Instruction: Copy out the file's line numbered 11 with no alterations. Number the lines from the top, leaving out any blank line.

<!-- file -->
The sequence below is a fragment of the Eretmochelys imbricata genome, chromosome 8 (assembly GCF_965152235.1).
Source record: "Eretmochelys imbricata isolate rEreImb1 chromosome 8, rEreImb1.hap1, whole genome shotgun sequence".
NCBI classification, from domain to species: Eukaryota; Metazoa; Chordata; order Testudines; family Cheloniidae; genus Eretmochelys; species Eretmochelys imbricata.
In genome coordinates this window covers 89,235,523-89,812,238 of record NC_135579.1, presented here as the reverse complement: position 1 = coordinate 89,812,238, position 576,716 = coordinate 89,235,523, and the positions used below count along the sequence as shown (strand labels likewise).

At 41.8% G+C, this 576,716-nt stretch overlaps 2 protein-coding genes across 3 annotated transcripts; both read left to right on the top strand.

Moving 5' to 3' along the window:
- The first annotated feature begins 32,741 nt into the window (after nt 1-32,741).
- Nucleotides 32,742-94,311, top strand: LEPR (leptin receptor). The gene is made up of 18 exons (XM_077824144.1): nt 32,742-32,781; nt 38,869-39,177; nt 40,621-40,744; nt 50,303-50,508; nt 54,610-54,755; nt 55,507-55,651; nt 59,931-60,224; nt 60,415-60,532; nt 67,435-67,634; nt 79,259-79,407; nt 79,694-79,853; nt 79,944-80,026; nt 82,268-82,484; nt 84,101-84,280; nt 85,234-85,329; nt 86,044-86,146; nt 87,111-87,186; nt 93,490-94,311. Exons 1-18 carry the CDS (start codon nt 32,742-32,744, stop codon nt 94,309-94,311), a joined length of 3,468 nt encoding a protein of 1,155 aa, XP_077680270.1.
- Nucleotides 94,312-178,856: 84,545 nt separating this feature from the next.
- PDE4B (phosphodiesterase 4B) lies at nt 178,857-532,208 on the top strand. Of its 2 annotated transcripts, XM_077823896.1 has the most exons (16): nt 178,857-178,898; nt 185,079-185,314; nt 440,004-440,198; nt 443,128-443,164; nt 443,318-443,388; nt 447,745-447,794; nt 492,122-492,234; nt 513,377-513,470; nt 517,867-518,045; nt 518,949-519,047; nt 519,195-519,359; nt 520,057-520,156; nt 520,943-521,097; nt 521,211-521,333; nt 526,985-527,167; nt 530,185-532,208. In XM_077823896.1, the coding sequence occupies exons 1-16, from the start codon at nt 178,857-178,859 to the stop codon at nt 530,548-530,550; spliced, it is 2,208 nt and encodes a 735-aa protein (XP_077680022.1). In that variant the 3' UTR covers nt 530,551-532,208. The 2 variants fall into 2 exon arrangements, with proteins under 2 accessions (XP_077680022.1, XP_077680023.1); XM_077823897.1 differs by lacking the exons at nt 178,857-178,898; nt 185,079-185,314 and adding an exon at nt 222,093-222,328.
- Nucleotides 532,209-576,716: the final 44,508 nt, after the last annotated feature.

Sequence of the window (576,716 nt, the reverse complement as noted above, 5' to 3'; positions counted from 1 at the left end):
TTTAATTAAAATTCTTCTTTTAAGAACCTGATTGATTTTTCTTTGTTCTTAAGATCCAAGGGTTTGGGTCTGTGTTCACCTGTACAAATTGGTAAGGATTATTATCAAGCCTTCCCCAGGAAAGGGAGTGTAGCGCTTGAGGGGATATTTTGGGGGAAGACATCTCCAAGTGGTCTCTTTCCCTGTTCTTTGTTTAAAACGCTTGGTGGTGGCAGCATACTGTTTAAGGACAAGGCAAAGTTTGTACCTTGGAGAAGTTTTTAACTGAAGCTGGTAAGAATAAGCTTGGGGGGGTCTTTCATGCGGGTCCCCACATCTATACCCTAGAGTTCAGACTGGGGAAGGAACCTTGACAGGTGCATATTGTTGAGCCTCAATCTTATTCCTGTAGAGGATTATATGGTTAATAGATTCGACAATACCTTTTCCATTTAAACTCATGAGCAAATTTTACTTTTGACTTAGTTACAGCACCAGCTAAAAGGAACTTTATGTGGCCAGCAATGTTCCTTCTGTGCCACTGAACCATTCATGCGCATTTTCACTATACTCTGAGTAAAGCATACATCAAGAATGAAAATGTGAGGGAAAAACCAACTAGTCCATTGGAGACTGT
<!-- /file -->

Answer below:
- Nucleotides 532,209-576,716: the final 44,508 nt, after the last annotated feature.